§3. But where does my perspective for viewing the reception of Sappho in the ancient world need to be narrowed instead of widened? To highlight a telling example, I will first need to refocus my reconstruction of this reception, where I go as far back in time as my diachronic modeling can take me—back to the songmaking traditions of the island of Lesbos in the archaic period, conventionally dated by classicists to 600 BCE or thereabouts. Starting from this archaic period, I will now need to “reconstruct forward,” going forward in time all the way into the classical period of Athens in the late fifth century BCE, as represented in the paintings produced by the Meidias Painter. In reconstructing situations of all-night all-female partying, there is relatively more evidence to be found in the classical period, as exemplified by the beautiful Pannychis, who is pictured by the Meidias Painter as a personification of such partying, and there is relatively less evidence in the archaic period as exemplified by Sappho. In the archaic period, we see in general merely the basic facts about all-night festivities involving girls and women. In the classical period of Athens, by contrast, we see various different kinds of such festivities. A case in point is the grand Athenian festival of the Thesmophoria, mentioned at §10 of my previous essay, Nagy 2020.10.30, linked here.

§4. As I proceed now to narrow my perspective, however, I will for the moment focus not on the Thesmophoria, a festival sacred to two goddesses representing a combination of the idealized Daughter, who in many situations goes without a name and is called simply Korē ‘Girl’, and her idealized Mother, called Demeter. Rather, I will focus on a festival sacred to a single goddess representing not only the premarital and marital aspects of female life-experiences but also the extramarital aspects. She is of course Aphrodite, goddess of illicit as well as licit sexuality. I have in mind here the classical Athenian phase of a festival celebrating what are called the Gardens of Adonis, linked with a wide range of premarital and extramarital merriment. On the occasion of this festival, the female population of Athens—girls and mothers, wives, and courtesans, too—are engaged in all-night partying while they are mock-mourning the death of the pretty-boy hero Adonis. For a most engaging introduction, I recommend the English-language translation of a relevant book by Marcel Detienne (1977/1994), who surveys the surviving rituals and myths about the life and death of Adonis as a mortal lover of Aphrodite, goddess of love and sexuality.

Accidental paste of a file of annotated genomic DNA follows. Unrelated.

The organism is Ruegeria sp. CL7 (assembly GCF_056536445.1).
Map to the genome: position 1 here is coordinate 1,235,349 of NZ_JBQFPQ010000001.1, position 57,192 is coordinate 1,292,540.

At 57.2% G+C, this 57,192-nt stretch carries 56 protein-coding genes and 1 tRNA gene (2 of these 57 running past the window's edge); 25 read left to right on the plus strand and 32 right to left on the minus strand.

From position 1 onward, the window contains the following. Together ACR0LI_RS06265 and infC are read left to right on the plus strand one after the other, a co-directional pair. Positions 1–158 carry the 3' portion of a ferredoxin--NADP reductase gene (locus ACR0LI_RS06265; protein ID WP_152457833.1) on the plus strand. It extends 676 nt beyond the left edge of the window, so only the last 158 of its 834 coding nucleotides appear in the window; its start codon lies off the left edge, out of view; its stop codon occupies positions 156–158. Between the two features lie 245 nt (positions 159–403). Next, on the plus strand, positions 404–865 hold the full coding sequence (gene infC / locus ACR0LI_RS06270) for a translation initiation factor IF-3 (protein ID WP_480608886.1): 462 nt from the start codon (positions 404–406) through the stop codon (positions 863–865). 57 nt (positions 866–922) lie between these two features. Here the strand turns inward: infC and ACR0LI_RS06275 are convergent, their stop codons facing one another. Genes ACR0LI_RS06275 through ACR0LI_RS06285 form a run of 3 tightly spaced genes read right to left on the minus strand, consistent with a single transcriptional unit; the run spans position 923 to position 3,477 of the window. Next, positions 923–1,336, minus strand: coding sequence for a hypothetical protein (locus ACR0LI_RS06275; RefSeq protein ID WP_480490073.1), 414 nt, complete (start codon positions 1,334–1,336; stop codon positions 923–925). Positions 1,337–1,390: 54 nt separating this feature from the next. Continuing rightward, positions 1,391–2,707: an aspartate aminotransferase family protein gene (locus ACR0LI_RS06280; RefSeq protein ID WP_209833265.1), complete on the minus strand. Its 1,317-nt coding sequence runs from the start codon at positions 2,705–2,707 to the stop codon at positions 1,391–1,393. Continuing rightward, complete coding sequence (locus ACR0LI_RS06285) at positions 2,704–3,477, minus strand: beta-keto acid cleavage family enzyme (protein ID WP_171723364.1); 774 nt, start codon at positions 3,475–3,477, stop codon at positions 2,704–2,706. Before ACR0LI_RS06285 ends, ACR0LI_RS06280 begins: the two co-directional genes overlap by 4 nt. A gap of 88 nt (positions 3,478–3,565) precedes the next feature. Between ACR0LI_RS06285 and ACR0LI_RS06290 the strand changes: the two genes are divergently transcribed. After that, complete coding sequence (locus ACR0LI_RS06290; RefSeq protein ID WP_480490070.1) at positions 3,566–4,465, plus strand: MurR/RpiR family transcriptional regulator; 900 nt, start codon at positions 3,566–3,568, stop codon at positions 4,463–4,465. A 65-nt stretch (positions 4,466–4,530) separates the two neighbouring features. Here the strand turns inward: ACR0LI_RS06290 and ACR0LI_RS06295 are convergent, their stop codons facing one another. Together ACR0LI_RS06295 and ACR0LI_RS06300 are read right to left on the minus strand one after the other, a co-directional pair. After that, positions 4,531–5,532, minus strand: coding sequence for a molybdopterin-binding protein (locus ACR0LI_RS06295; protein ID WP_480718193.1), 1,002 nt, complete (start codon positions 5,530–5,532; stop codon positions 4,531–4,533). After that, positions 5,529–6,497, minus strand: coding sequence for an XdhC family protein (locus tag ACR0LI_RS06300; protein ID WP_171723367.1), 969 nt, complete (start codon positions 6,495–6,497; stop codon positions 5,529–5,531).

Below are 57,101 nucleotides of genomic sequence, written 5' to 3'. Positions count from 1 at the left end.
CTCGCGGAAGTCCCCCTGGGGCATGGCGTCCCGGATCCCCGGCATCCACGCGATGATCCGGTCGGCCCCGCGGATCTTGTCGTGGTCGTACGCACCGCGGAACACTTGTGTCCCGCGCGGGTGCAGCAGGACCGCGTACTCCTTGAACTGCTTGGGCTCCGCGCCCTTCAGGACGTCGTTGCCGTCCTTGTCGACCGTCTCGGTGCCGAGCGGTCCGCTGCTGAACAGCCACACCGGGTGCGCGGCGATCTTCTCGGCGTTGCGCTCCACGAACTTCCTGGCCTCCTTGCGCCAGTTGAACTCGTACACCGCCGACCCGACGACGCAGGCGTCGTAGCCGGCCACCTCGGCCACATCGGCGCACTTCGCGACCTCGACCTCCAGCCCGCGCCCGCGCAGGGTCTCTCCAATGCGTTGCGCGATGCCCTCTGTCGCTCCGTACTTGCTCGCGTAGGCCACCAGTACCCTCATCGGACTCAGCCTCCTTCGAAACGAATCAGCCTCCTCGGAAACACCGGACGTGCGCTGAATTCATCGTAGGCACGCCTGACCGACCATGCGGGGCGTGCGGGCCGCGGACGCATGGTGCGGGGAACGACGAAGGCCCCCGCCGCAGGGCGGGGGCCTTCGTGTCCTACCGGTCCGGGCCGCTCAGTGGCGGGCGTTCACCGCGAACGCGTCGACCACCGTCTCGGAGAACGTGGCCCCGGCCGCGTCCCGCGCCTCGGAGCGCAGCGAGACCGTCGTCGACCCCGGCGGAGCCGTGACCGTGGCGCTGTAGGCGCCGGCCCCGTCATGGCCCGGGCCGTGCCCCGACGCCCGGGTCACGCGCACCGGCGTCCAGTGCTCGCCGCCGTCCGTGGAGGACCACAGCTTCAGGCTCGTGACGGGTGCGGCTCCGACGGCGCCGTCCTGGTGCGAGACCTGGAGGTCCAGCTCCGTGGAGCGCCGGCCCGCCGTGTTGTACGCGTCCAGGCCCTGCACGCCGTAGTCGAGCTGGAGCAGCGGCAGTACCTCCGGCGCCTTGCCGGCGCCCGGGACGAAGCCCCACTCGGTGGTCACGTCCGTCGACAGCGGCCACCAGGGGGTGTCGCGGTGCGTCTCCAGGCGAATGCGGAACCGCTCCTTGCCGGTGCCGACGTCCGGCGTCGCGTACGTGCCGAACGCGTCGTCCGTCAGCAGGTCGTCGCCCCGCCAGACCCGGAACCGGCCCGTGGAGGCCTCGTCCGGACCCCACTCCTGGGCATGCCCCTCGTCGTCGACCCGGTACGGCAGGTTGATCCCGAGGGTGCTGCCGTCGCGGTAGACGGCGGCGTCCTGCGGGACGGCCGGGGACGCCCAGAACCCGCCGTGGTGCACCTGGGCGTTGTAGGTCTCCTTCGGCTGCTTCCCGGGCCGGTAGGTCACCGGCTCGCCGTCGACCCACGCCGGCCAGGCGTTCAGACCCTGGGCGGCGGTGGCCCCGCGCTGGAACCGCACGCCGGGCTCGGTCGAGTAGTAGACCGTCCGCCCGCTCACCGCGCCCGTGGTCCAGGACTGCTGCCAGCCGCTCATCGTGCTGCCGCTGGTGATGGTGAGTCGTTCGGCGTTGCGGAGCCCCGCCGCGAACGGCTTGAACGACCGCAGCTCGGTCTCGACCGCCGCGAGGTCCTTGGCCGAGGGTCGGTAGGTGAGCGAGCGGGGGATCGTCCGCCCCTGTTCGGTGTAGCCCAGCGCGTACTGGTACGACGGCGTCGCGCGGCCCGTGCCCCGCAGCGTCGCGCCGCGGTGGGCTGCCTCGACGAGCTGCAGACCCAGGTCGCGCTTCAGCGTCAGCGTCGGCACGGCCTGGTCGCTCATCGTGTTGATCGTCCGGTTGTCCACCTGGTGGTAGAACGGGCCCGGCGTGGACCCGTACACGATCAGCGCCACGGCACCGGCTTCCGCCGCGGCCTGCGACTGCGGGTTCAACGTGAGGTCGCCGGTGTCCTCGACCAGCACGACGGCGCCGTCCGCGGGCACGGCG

§5. I should emphasize, however, that Adonis is a “boy-toy” for Aphrodite only while he is alive, and that he then becomes, once dead, the “boy-toy” of Persephone, who is the Korē or ‘Girl’ of Hades, as we read at lines 54-57 and 96 in the Lament for Adonis by Bion of Smyrna (second /first century BCE). Although the ‘Girl’ or Kōrā, as she is called in the poetic dialect of Bion at line 96, is unwilling to release Adonis from death, all hope is not lost: there is an implication, in the concluding lines 97–98 of the Lament by Bion, that Adonis will come alive, as it were, whenever sexual desire comes alive again—which will happen, it is playfully predicted, at the yearly festival of Adonis: year after year, he can come alive and then die again and be mourned by his loving Aphrodite on the occasion of his annual festival.